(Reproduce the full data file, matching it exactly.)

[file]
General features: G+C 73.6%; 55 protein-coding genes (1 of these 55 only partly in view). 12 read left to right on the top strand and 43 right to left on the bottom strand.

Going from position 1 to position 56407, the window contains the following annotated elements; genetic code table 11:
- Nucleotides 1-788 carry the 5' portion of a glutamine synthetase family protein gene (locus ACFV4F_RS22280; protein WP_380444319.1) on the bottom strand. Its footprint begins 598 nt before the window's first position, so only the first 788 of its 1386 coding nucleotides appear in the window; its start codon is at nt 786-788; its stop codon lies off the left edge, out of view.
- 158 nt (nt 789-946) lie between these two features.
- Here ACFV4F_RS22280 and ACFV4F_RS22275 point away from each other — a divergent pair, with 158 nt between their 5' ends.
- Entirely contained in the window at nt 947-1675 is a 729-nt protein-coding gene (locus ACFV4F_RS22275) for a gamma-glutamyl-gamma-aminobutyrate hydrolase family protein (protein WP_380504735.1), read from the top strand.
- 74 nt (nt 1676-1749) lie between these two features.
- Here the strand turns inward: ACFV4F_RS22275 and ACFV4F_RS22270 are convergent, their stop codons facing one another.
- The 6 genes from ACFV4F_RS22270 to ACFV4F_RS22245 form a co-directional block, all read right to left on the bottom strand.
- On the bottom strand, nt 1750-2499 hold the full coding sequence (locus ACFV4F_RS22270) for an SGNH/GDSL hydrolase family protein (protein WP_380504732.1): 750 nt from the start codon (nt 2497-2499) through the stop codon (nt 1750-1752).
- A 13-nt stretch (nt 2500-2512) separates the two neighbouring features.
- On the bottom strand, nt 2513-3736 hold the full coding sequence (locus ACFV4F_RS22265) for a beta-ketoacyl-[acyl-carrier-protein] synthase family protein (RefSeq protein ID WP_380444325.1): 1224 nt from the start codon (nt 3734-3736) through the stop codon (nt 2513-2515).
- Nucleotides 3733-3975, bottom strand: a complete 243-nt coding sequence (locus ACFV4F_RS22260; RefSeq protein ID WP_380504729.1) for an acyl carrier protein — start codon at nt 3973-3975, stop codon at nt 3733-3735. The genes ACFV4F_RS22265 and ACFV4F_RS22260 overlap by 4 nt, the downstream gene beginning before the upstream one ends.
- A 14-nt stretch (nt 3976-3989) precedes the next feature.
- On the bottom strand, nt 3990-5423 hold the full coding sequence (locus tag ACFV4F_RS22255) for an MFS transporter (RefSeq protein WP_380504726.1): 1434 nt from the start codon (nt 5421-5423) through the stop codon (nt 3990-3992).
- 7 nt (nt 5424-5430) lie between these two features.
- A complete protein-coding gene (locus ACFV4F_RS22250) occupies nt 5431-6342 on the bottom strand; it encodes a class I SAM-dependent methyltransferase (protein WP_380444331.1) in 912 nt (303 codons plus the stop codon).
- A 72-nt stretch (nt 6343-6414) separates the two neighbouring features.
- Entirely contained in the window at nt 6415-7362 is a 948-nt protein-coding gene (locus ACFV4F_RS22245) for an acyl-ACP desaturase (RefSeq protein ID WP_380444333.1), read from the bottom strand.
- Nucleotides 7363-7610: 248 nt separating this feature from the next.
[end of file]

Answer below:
General features: G+C 73.6%; 55 protein-coding genes (1 of these 55 only partly in view). 12 read left to right on the top strand and 43 right to left on the bottom strand.

Going from position 1 to position 56407, the window contains the following annotated elements; genetic code table 11:
- Nucleotides 1-788 carry the 5' portion of a glutamine synthetase family protein gene (locus ACFV4F_RS22280; protein WP_380444319.1) on the bottom strand. Its footprint begins 598 nt before the window's first position, so only the first 788 of its 1386 coding nucleotides appear in the window; its start codon is at nt 786-788; its stop codon lies off the left edge, out of view.
- 158 nt (nt 789-946) lie between these two features.
- Here ACFV4F_RS22280 and ACFV4F_RS22275 point away from each other — a divergent pair, with 158 nt between their 5' ends.
- Entirely contained in the window at nt 947-1675 is a 729-nt protein-coding gene (locus ACFV4F_RS22275) for a gamma-glutamyl-gamma-aminobutyrate hydrolase family protein (protein WP_380504735.1), read from the top strand.
- 74 nt (nt 1676-1749) lie between these two features.
- Here the strand turns inward: ACFV4F_RS22275 and ACFV4F_RS22270 are convergent, their stop codons facing one another.
- The 6 genes from ACFV4F_RS22270 to ACFV4F_RS22245 form a co-directional block, all read right to left on the bottom strand.
- On the bottom strand, nt 1750-2499 hold the full coding sequence (locus ACFV4F_RS22270) for an SGNH/GDSL hydrolase family protein (protein WP_380504732.1): 750 nt from the start codon (nt 2497-2499) through the stop codon (nt 1750-1752).
- A 13-nt stretch (nt 2500-2512) separates the two neighbouring features.
- On the bottom strand, nt 2513-3736 hold the full coding sequence (locus ACFV4F_RS22265) for a beta-ketoacyl-[acyl-carrier-protein] synthase family protein (RefSeq protein ID WP_380444325.1): 1224 nt from the start codon (nt 3734-3736) through the stop codon (nt 2513-2515).
- Nucleotides 3733-3975, bottom strand: a complete 243-nt coding sequence (locus ACFV4F_RS22260; RefSeq protein ID WP_380504729.1) for an acyl carrier protein — start codon at nt 3973-3975, stop codon at nt 3733-3735. The genes ACFV4F_RS22265 and ACFV4F_RS22260 overlap by 4 nt, the downstream gene beginning before the upstream one ends.
- A 14-nt stretch (nt 3976-3989) precedes the next feature.
- On the bottom strand, nt 3990-5423 hold the full coding sequence (locus tag ACFV4F_RS22255) for an MFS transporter (RefSeq protein WP_380504726.1): 1434 nt from the start codon (nt 5421-5423) through the stop codon (nt 3990-3992).
- 7 nt (nt 5424-5430) lie between these two features.
- A complete protein-coding gene (locus ACFV4F_RS22250) occupies nt 5431-6342 on the bottom strand; it encodes a class I SAM-dependent methyltransferase (protein WP_380444331.1) in 912 nt (303 codons plus the stop codon).
- A 72-nt stretch (nt 6343-6414) separates the two neighbouring features.
- Entirely contained in the window at nt 6415-7362 is a 948-nt protein-coding gene (locus ACFV4F_RS22245) for an acyl-ACP desaturase (RefSeq protein ID WP_380444333.1), read from the bottom strand.
- Nucleotides 7363-7610: 248 nt separating this feature from the next.